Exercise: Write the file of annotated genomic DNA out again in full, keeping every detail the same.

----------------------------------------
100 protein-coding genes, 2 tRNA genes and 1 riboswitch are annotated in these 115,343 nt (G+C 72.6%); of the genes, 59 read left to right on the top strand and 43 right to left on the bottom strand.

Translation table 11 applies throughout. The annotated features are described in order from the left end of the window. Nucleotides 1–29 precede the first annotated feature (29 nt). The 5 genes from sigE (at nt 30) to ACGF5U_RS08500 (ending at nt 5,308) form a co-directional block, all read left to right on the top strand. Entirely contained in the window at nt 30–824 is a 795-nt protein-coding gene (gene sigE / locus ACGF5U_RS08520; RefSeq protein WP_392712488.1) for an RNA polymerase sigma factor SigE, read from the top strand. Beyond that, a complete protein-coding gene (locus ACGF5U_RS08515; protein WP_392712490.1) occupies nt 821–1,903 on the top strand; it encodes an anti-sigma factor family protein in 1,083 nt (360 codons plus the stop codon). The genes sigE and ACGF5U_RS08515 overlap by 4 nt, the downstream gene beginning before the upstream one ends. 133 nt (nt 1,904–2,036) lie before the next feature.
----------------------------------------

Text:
100 protein-coding genes, 2 tRNA genes and 1 riboswitch are annotated in these 115,343 nt (G+C 72.6%); of the genes, 59 read left to right on the top strand and 43 right to left on the bottom strand.

Translation table 11 applies throughout. The annotated features are described in order from the left end of the window. Nucleotides 1–29 precede the first annotated feature (29 nt). The 5 genes from sigE (at nt 30) to ACGF5U_RS08500 (ending at nt 5,308) form a co-directional block, all read left to right on the top strand. Entirely contained in the window at nt 30–824 is a 795-nt protein-coding gene (gene sigE / locus ACGF5U_RS08520; RefSeq protein WP_392712488.1) for an RNA polymerase sigma factor SigE, read from the top strand. Beyond that, a complete protein-coding gene (locus ACGF5U_RS08515; protein WP_392712490.1) occupies nt 821–1,903 on the top strand; it encodes an anti-sigma factor family protein in 1,083 nt (360 codons plus the stop codon). The genes sigE and ACGF5U_RS08515 overlap by 4 nt, the downstream gene beginning before the upstream one ends. 133 nt (nt 1,904–2,036) lie before the next feature.